Chief Executive Officer Cheeky Scientist
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3:16 – Show Me the Data
19:27 – 7 Stages Of Career Change PhDs Go Through w/ Joseph Liu
41:37 – Medical Science Liaison Career Track w/ Elizabeth Jeanne Thatcher, Ph.D.
Are you struggling to make the shift from academia to industry?
Ready to learn how you can initiate your own career change?
In this episode of Cheeky Scientist Radio, we are joined by Joseph Liu, a Career Consultant, Public Speaker, and Podcast Host who discusses how PhDs can successfully navigate career changes and pursue meaningful work. We also have on Elizabeth Jeanne Thatcher, Ph.D. Field Medical Director, Compound Lead at Pfizer, who gives us great insight into how she landed her first industry role as an MSL and the career path she took as she was promoted into her current role.
About Our Guests
Joseph Liu is a Career Consultant, Public Speaker, Podcast Host and Certified Coach who is dedicated to helping people pursue meaningful work. As the host of the Career Relaunch® podcast and a seasoned, international keynote speaker Joseph has crossed paths with thousands of professionals during their career turning points, sharing and learning about what it takes to successfully change career directions. He has shared these insights as a contributing writer to Forbes, Fast Company, and Glassdoor, and has been featured in The Guardian, SUCCESS magazine, Career Builder, HuffPost, Monster, The Muse, CityAM, and Square Mile.
Elizabeth Jean Thatcher, PhD did her undergraduate training in biomedical engineering at Mercer University and Ph.D. in Molecular Biology at Vanderbilt. She then worked as a Research Fellow at the University of Massachusetts Medical School. With her pick of three concurrent job offers, Elizabeth transitioned into her first industry role as a Medical Science Liaison and later Medical Director at Piramal Life Sciences. She recently accepted a new role as the Compound Lead at Pfizer. Elizabeth is also a Program Leader for the Medical Science Liaison Alliance.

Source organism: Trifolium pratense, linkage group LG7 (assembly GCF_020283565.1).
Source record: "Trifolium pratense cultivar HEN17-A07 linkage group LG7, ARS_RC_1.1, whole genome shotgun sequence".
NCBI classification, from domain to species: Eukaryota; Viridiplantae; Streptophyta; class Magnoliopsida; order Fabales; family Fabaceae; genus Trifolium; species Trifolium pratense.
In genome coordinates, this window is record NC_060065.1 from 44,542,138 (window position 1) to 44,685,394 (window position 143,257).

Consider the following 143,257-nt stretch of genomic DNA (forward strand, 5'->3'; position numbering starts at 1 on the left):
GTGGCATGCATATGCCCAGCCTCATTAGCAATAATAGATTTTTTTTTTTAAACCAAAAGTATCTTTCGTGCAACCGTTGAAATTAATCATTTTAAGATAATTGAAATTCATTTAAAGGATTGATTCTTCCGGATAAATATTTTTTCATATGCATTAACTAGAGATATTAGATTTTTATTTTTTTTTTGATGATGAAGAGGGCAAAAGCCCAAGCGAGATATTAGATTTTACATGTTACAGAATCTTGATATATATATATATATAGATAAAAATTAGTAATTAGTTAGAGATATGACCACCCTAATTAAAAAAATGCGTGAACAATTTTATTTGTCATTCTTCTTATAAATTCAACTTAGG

1. Career change is much more common than you think, and on average people change jobs 10 different times by the time they are in their 40’s.
2. Most people go through 7 clear stages of career change which are: Doubt –> Dismay –> Mitigation –> Exhaustion –> Departure –> Reflection –> Decision
3. There is so much more to a Medical Science Liason Position that just educating doctors and KOLs, if you really want to stand out you need to learn what it’s really like to be an MSL.
Why Career Changes And Unemployment Are Way More Common Than You Thought
It is much more common than you think to switch jobs and to have periods of unemployment.
Your parents might have worked at the same company for 30 years, but that is very, very rare today.
According to data published by the US Bureau of Labor Services, by the time a person is 48 they will have switched companies an average of 11 times.
It is completely normal for your career to switch, shift and change,
This could be a completely new career path or a merely a change to a new company.
And with this change comes time in unemployment.
It feels horrible when you are unemployed and you want nothing more than to find a job, but it’s important to realize that these career ‘gaps’ are totally normal.
The US Bureau of Labor Services also reported that from age 18-44 on average a women will have spent 22% of the weeks during that time out of the labor force, and men on average were out of the workforce for 12% of weeks.